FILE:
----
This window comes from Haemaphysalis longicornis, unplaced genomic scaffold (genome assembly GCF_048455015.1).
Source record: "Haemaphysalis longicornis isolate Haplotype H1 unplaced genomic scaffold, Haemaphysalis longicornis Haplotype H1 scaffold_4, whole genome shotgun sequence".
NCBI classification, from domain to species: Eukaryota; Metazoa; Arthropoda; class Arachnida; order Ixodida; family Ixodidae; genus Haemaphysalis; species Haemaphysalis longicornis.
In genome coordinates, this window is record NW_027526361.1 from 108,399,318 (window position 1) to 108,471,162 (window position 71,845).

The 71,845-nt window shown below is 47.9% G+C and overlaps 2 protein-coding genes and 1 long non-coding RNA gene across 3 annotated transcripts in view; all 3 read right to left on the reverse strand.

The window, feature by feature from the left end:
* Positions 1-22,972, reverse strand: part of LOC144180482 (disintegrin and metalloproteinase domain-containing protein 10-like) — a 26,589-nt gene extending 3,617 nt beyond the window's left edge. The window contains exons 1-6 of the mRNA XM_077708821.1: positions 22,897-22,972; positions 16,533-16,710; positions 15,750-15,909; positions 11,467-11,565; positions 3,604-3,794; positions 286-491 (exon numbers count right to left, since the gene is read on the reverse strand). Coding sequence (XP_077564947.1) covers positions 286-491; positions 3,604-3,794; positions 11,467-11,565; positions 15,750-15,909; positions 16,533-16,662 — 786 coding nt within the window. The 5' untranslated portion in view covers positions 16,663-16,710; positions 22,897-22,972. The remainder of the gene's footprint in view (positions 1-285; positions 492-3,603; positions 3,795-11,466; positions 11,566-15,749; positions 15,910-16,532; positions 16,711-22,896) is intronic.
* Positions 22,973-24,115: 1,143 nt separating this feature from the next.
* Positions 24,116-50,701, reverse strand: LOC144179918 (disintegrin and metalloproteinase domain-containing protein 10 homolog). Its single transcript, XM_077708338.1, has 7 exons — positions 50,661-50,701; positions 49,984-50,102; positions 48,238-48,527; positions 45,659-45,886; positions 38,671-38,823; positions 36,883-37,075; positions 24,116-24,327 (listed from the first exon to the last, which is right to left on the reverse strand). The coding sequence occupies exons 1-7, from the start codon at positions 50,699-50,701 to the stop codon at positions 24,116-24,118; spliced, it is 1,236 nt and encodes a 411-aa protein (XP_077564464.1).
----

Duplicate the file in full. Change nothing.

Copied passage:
This window comes from Haemaphysalis longicornis, unplaced genomic scaffold (genome assembly GCF_048455015.1).
Source record: "Haemaphysalis longicornis isolate Haplotype H1 unplaced genomic scaffold, Haemaphysalis longicornis Haplotype H1 scaffold_4, whole genome shotgun sequence".
NCBI classification, from domain to species: Eukaryota; Metazoa; Arthropoda; class Arachnida; order Ixodida; family Ixodidae; genus Haemaphysalis; species Haemaphysalis longicornis.
In genome coordinates, this window is record NW_027526361.1 from 108,399,318 (window position 1) to 108,471,162 (window position 71,845).

The 71,845-nt window shown below is 47.9% G+C and overlaps 2 protein-coding genes and 1 long non-coding RNA gene across 3 annotated transcripts in view; all 3 read right to left on the reverse strand.

The window, feature by feature from the left end:
* Positions 1-22,972, reverse strand: part of LOC144180482 (disintegrin and metalloproteinase domain-containing protein 10-like) — a 26,589-nt gene extending 3,617 nt beyond the window's left edge. The window contains exons 1-6 of the mRNA XM_077708821.1: positions 22,897-22,972; positions 16,533-16,710; positions 15,750-15,909; positions 11,467-11,565; positions 3,604-3,794; positions 286-491 (exon numbers count right to left, since the gene is read on the reverse strand). Coding sequence (XP_077564947.1) covers positions 286-491; positions 3,604-3,794; positions 11,467-11,565; positions 15,750-15,909; positions 16,533-16,662 — 786 coding nt within the window. The 5' untranslated portion in view covers positions 16,663-16,710; positions 22,897-22,972. The remainder of the gene's footprint in view (positions 1-285; positions 492-3,603; positions 3,795-11,466; positions 11,566-15,749; positions 15,910-16,532; positions 16,711-22,896) is intronic.
* Positions 22,973-24,115: 1,143 nt separating this feature from the next.
* Positions 24,116-50,701, reverse strand: LOC144179918 (disintegrin and metalloproteinase domain-containing protein 10 homolog). Its single transcript, XM_077708338.1, has 7 exons — positions 50,661-50,701; positions 49,984-50,102; positions 48,238-48,527; positions 45,659-45,886; positions 38,671-38,823; positions 36,883-37,075; positions 24,116-24,327 (listed from the first exon to the last, which is right to left on the reverse strand). The coding sequence occupies exons 1-7, from the start codon at positions 50,699-50,701 to the stop codon at positions 24,116-24,118; spliced, it is 1,236 nt and encodes a 411-aa protein (XP_077564464.1).